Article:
The Nuggets' solid backcourt outlook has me nervous. I'm confident that Lawson (7.9 WARP) will remain one of Denver's top players and in the upper half of NBA point guards. Although I like Fournier from a statistical and a scouting perspective, he has to win the job at 2 from veteran Randy Foye. If that doesn't happen, it'll be a sign that things aren't going well in Denver. Robinson has performed efficiently in each of the past two seasons with Golden State and Chicago. He'll be battling Andre Miller for the role of off-the-bench spark plug under new coach Brian Shaw. That's another case to be monitored: Will Shaw opt for the potential of production over the safety net suggested by the "proven veteran"?
8. Dallas Mavericks | Combined WARP: 14.7
Jose Calderon, Monta Ellis, Devin Harris
Dallas' all-new backcourt has a solid collective track record, if not a spot-free one with the addition of Ellis. We'll see how these players fit together as a tandem and in Rick Carlisle's system, but at least the baseline of production is there.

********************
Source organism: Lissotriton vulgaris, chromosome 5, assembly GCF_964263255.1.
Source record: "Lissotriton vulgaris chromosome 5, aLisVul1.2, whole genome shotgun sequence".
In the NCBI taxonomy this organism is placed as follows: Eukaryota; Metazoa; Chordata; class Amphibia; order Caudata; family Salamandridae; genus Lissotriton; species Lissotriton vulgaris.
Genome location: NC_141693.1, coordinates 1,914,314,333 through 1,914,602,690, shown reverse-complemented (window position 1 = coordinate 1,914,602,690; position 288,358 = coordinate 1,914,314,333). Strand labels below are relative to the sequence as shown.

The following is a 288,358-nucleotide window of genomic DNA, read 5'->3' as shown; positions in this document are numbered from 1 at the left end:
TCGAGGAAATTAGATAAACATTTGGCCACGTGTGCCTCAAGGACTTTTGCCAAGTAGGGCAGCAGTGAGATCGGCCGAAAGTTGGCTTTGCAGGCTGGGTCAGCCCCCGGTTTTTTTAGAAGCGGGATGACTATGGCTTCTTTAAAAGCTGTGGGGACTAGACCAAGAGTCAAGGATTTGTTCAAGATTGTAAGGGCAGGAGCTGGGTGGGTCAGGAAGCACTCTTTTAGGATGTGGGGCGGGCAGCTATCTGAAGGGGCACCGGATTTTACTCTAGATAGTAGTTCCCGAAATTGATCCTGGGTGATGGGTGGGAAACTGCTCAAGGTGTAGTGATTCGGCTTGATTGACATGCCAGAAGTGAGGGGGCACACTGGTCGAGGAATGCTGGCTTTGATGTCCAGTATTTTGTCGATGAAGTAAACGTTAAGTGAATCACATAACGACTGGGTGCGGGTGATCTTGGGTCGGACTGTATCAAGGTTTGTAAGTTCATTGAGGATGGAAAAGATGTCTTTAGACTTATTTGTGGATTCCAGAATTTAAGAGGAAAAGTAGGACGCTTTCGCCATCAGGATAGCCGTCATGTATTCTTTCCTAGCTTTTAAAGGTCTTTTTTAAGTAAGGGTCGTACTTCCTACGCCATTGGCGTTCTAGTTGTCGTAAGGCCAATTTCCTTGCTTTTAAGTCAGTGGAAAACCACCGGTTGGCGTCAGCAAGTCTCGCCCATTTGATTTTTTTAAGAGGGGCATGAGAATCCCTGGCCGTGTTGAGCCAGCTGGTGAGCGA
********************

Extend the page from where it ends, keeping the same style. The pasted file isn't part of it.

9. Minnesota Timberwolves | Combined WARP: 14.3
Ricky Rubio, Kevin Martin, Jose Barea
A year removed from his knee injury, if Rubio takes a big developmental step, he'll vault Minnesota's backcourt into the top five and the Timberwolves into the playoffs. If Martin shoots the deep ball well, he'll fit with Rubio, and Barea remains an ideal bench igniter. Alexey Shved and Corey Brewer also figure to be positive contributors to this group.
10. Portland Trail Blazers | Combined WARP: 14.3
Damian Lillard, Wesley Matthews, Mo Williams
Don't forget about rookie C.J. McCollum, who helps give Portland's backcourt group a whole lot of upside. Lillard is forecast to regress just a little, if only because he'd be hard-pressed to lead the league in minutes once again, especially given the depth around him in the backcourt. The one concern about this group's fit is whether the proven combo guard skills of Williams are redundant to the potential combo guard skills of McCollum, thus limiting the first-year playing time of the latter.